It Takes a Village

23 10 2009

As each of us focus on  getting to our very own “For Such a Time as This” moment (Esther 4:14) there are 6 targets that will have us move in this direction.  (see our Theme for 2009 tab above for more information on all 6) Here we start our look at Target 5 – “Give to Others”.

The term “It takes a village to raise a child” is an African proverb and upon further investigation I found out that it originated from the Nigerian Igbo culture and proverb “Ora na azu nwa” which means it takes the community/village to raise a child.  Thinking about this proverb reminds me of growing up in my community of South Central Los Angeles in the 70’s. When I was growing up, anyone from my neighborhood at any given time could reprimand me if I was bad or would invite me into their home for milk and cookies.   Actually my neighbors were my babysitters when my parents needed to go somewhere.  My mother would make a call and off I ran up the street to play with my friends while my mother went to the store or I would spend the night a day or 2 if my parents were traveling out of town etc… We even often went over to our neighbors to celebrate birthdays or other milestones in our community.  So the term, “it takes a village”, takes me to these memories as it was not just my mother and father raising me but my whole village who made contributions.  It is sad to realize that this same community/village is rarely seen in today’s society.  So when folks ask, what is happening to our children?  It’s not that parents are working longer hours or far less attentive to their children, but that our village concept has disbanded.  It was this village that helped pick up the pieces when parents needed that extra hand.   It is sad to say that in the world that today, letting our  village, or anyone other than trusted family or friends help with the rearing of our children could lead to hazardous results . If you don’t believe me, think of Elizabeth Smart or the countless children that have been abducted , kidnapped or snatched.  It is a sad but true, what can happen to children these days and it makes me wonder, what happened to our village?   I believe this African adage, “it takes a village” is the work I continue through Imani Phi Christ as we become the village that works hand in hand with parents to raise their children.  I started this program because I know how important my village was to my growth and development.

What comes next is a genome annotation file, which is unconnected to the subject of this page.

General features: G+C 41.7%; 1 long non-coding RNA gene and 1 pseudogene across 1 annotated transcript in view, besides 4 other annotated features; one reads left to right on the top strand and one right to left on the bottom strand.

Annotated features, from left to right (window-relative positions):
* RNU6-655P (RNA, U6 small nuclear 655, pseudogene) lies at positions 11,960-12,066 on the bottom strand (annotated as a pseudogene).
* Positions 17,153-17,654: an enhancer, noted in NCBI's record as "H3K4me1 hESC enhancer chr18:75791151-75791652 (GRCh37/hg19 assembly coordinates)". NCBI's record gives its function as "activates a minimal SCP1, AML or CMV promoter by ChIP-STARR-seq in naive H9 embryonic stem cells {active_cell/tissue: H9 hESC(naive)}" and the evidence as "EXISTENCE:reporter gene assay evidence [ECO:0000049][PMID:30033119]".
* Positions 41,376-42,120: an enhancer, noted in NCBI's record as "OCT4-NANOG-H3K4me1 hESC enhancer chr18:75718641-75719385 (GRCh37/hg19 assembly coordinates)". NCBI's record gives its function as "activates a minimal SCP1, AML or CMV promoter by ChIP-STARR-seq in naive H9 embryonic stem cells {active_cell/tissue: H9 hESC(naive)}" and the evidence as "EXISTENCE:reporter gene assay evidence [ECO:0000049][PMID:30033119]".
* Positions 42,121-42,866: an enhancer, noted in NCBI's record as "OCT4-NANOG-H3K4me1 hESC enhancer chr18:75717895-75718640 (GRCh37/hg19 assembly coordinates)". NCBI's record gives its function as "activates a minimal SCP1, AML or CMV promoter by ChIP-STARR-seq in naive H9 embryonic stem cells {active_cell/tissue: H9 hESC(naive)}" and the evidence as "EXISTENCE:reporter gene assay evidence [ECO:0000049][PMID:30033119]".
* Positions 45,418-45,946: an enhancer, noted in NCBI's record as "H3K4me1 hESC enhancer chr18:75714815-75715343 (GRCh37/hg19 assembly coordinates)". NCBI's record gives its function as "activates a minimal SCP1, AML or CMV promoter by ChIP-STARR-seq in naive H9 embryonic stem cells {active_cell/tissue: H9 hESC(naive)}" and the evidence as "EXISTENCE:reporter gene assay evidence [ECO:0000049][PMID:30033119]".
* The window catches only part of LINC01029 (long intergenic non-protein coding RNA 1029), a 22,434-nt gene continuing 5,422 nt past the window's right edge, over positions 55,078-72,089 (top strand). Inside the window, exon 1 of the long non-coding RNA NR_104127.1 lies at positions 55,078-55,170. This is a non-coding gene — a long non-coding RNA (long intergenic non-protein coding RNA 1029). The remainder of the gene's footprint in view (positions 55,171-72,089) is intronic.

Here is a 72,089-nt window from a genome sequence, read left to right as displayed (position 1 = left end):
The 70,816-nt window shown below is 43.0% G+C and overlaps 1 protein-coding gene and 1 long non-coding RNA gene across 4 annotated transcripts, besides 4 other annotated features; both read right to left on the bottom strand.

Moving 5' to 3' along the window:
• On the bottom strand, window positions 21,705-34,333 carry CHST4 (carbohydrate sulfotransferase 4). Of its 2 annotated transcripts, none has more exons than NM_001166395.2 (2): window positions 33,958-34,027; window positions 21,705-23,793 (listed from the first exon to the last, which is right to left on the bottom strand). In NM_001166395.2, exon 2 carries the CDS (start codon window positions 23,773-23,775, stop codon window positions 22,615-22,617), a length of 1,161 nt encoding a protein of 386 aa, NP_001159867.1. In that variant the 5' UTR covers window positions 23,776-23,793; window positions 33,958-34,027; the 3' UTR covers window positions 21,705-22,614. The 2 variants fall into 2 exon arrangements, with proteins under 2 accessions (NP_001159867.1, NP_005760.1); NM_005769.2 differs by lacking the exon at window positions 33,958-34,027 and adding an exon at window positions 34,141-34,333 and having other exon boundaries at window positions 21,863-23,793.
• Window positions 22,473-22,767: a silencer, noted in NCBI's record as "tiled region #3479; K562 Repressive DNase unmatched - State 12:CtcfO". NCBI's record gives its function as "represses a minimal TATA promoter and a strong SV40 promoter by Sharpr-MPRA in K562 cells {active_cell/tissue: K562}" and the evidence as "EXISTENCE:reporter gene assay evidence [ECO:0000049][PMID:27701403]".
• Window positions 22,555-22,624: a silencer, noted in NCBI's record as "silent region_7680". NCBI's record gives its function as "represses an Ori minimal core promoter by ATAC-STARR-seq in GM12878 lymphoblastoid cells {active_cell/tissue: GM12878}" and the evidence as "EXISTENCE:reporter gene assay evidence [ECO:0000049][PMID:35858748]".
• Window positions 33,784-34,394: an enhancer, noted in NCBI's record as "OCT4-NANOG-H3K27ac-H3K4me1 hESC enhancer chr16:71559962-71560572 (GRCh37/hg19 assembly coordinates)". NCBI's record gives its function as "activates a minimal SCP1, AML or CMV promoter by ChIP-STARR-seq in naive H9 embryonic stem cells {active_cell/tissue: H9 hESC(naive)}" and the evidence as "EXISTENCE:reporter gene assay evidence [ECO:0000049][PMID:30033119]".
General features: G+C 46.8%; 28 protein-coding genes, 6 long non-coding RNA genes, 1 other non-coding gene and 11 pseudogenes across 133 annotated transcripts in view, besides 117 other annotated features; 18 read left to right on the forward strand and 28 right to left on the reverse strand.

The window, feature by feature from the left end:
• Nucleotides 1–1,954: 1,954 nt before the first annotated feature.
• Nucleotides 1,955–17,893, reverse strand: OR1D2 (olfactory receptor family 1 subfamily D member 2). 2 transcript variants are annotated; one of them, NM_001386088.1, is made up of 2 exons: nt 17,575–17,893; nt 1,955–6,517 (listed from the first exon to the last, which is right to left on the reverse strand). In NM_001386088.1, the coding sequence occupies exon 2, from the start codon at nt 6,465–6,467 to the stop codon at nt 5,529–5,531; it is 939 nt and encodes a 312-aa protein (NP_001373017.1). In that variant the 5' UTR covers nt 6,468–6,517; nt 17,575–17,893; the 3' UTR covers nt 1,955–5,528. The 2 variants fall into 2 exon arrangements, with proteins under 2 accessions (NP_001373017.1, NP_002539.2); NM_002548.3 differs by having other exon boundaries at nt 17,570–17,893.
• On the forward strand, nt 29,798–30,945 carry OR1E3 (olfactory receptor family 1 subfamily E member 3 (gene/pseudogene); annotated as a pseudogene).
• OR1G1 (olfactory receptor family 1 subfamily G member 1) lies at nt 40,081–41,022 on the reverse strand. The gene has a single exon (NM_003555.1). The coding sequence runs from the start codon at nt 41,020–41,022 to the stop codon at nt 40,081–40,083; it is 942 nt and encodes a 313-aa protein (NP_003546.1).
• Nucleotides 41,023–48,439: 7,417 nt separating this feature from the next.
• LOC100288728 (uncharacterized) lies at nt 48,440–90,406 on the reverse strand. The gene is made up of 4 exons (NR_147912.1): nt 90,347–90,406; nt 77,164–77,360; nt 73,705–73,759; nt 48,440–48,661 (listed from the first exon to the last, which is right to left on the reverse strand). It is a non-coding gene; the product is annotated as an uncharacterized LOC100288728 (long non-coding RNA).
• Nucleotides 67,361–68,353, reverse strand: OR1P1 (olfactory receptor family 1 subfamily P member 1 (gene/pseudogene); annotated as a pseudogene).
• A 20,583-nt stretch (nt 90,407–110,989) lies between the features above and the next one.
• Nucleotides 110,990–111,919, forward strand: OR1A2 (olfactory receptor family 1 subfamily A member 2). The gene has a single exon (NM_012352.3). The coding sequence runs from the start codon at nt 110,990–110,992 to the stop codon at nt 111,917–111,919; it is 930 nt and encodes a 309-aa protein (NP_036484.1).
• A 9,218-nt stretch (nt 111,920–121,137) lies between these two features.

Two are better than one, because they have a good reward for their labor.” Ecclesiastes 4:9

So it is helping one another, reaching out to teach and bring up as an entire community that has shifted over time and with it, it has also shifted the landscape of our community.  It shifted as we came from marching together, fighting together and believing that no man is an island to everyone living on their own island, even when they live right next door to you.

Even Hillary Clinton, who at the time she was serving as First Lady of the United States, used the title, “It takes a Village” for the book she wrote that presented her vision for the children of America. She focuses on the impact individuals and groups outside the family have on a child’s well-being, and advocates for a society which meets all of a child’s needs.  So if it is indeed that a child can become a more responsible citizen by having caring and supportive adults in their lives, why aren’t more becoming the village our young people today need? 

It is interesting how in today’s world we are so focused on impressing others with our possessions or abilities that we often do not stop long enough to give to others so we can also make a difference in the world around us.   This is what I think of when I hear…It takes a village.  We will explore over the next weeks how we can become much more community focused as …. So this weeks the question to ponder is –  in what ways are you helping your village? 


“A healthy social life is found only, when in the mirror of each soul the whole community finds its reflection…” – Rudolf Stiner

 “Men exist for the sake of one another. Teach them then or bear with them.” – Marcus Aurelius Antoninus

 “The challenge of social justice is to evoke a sense of community that we need to make our nation a better place, just as we make it a safer place.” – Marian Wright Edelman




One response

23 10 2009
JC Conrad-Ellis

I’m trying to transfer the village concept with my children’s playmates and friends who are of a different racial and ethnic background since there’s not much diversity in our neighborhood. If I see/hear them say something incorrectly, I correct them. They often look at me oddly, but I do it anyway. My house-my rules. We have a group of neighbors from when we lived in Chicago and we clearly are the village. The children refer to each other as cousins and the adults as aunt/uncle. The parents have given each other carte blanche to “handle any situation” which means we can scold, reprimand, etc. It’s a beautiful thing, the village. The kids know that we are the authority figures and although there’s a lot of love, we are not their friends and will not co-sign foolishness. Hilary had it right, it takes a village. And First lady Michelle Obama is clearly raising her girls with the village concept.

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